Lesbian, gay, bisexual, and transgender (LGBT) youth are overrepresented in the homeless population. According to a growing body of research and study, a conservative estimate is
that one out of every five homeless youth (20 percent) is LGBT-identified. This is greatly disproportionate
to the estimated percentage of LGBT youth in the general population which is somewhere between 4 and 10 percent.1 Research indicates that each year, hundreds of thousands
of LGBT youth will experience homelessness. Most LGBT youth become homeless because of
family abuse, neglect, or conflict over their identity. Many homeless LGBT youth were kicked
out of their homes while others ran from foster and group homes because they were mistreated
There is a growing consensus that group care is not beneficial for children except in time-limited therapeutic settings to meet specific treatment needs.
Unfortunately, most communities lack a robust network of foster family homes. Given this reality, many child welfare agencies are redoubling their efforts to identify
and engage kin as foster parents.
Despite the strong value of kinship foster care, major impediments still exist to finding, engaging, and placing children with kin when they must be removed
from their parents’ care. Efforts must be made to help children maintain important family connections and support, and to tailor services and assistance to address
the unique needs of kinship foster families, while still working toward the goal of reunification with parents.
This wikiHow draws on wisdom from the field about the seven steps to creating a kin first culture – one in which child welfare systems consistently promote kinship
placement, help children in foster care maintain connections with their family, and tailor services and supports to the needs of kinship foster families.
Attaining legal permanence is not always about finding a new family.
In some instances, it is about legally re-defining roles of existing family
members or establishing legal relationships with other adults who have a
family-like relationship with children through guardianship. Although
different from adoption, the adjustment to these newly defined responsibilities
can be just as complicated, including the need to address
children’s trauma and the changes in family dynamics. Social service
professionals can better serve guardianship families by learning about the
dynamics of the family’s permanent relationships, factors that influenced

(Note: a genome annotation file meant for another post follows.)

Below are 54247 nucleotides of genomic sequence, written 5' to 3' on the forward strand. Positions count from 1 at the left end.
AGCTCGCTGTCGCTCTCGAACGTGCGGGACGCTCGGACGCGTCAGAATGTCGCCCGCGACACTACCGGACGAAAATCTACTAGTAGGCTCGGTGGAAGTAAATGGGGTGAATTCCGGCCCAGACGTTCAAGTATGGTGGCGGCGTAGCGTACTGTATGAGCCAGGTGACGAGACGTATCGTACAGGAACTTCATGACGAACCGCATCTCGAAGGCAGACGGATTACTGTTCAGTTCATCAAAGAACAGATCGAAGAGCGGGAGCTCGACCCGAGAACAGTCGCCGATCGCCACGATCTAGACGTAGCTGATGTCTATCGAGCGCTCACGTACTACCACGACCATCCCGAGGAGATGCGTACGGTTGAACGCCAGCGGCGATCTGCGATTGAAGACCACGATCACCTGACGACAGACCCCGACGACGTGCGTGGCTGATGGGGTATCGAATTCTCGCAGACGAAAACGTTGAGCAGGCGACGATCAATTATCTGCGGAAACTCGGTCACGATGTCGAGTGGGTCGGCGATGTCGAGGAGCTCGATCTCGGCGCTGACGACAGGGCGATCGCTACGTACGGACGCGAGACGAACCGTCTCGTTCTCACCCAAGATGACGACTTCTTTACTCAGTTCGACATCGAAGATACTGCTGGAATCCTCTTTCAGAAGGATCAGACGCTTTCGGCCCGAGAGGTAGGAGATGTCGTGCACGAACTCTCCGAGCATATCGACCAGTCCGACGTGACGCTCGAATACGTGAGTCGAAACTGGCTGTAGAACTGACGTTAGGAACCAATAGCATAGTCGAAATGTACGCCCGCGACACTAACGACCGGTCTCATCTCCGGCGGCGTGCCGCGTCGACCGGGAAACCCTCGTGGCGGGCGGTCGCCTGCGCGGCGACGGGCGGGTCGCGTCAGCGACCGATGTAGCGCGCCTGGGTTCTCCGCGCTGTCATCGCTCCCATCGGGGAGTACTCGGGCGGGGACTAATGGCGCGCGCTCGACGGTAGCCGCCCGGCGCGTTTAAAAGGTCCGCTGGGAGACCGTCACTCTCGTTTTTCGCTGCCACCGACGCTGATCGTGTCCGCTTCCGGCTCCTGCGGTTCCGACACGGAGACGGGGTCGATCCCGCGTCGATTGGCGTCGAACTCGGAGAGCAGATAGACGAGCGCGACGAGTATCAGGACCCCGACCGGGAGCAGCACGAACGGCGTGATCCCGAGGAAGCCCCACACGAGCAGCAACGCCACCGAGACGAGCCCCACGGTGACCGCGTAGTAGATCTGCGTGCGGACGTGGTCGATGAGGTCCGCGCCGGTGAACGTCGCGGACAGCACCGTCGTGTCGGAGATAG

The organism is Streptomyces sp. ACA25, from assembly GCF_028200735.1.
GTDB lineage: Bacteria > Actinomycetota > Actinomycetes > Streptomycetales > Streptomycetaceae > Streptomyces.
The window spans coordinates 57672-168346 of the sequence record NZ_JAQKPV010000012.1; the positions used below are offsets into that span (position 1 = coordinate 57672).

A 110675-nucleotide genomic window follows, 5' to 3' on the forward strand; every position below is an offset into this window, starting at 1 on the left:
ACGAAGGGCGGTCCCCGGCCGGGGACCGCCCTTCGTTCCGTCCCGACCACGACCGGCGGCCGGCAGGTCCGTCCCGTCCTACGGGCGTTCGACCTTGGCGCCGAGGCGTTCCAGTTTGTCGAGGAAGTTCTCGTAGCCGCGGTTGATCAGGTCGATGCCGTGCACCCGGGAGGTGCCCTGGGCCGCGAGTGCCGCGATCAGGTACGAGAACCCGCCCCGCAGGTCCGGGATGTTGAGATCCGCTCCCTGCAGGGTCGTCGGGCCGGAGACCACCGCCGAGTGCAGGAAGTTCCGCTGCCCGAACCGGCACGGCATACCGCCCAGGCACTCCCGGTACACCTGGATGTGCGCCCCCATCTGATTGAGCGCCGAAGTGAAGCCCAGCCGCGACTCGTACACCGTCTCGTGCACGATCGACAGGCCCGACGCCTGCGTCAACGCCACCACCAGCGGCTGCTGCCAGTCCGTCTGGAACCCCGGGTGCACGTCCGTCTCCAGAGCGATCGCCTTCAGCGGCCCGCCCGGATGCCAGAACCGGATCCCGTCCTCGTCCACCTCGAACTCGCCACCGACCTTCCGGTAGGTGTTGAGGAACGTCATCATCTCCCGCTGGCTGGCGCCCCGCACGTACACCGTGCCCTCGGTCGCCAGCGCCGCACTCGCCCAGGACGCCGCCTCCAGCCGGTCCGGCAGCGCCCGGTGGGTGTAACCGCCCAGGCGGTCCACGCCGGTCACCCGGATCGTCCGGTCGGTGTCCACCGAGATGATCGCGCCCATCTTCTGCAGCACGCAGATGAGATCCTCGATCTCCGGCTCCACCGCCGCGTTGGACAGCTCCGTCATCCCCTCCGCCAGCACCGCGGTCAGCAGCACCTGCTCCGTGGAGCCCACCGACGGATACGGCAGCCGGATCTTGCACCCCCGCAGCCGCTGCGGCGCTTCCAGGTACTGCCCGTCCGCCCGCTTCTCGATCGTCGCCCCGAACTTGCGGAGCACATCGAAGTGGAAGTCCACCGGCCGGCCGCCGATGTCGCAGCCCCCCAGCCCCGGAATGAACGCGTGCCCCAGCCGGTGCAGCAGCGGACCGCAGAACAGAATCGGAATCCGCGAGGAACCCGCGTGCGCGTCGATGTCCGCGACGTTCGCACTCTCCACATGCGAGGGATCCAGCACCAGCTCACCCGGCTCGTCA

their decision-making in choosing the guardianship option, and how those
decisions might affect the family’s current situation.
Today’s society is recognizing the experiences and needs of transgender people as never before. This trend is most evident in our nation’s schools, where an increasing number of transgender and gender-expansive students live openly as their authentic selves. At the same time, parents, students, educators, administrators and other stakeholders are working together to determine the best ways to support these
In New Jersey and across the country, many grandparents
and relatives are providing care to children who are unable to
live with their birth parents. Parenting can be challenging as
a lot may have changed since you raised your own
child. Don’t be afraid to reach out for help. Many agencies
and organizations can offer you assistance in dealing with
problems all caregivers have. Below are just a few links to
resources that may be able to assist.
In addition, DCF provides publications about parenting and other topics of interest to
families. All literature is provided at no cost and may be ordered in reasonable
quantities. Click on the publications link to the right to download or order materials.
Definition and Incidence
Kinship care is a living arrangement in which a relative or
another person who is emotionally close to a child takes
on primary responsibility for raising that child (Leos-
Urbel, Bess, & Geen, 1999). According to the 2000 U.S.
Census, nationally, there are 4.5 million children under
the age of 18 living in grandparent-maintained
households, and another 1.5 million children under 18
living in other relative-maintained households (U.S.
Census Bureau, 2002 as Cited in Generations United,
2003). Several types of kinship care arrangements exist:
formal kinship care, informal
As the number of children in kinship care increase child welfare agencies are seeking policies,
programs and practice guidance to help develop and implement effective kinship care policies
and programs. Child welfare agencies are taking a new look at the nature of kinship care, the role
of kinship care as a child welfare service, and the relationship among kinship care family
preservation and out-of-home care. Many agencies are beginning to address a number of policy
and practice issues.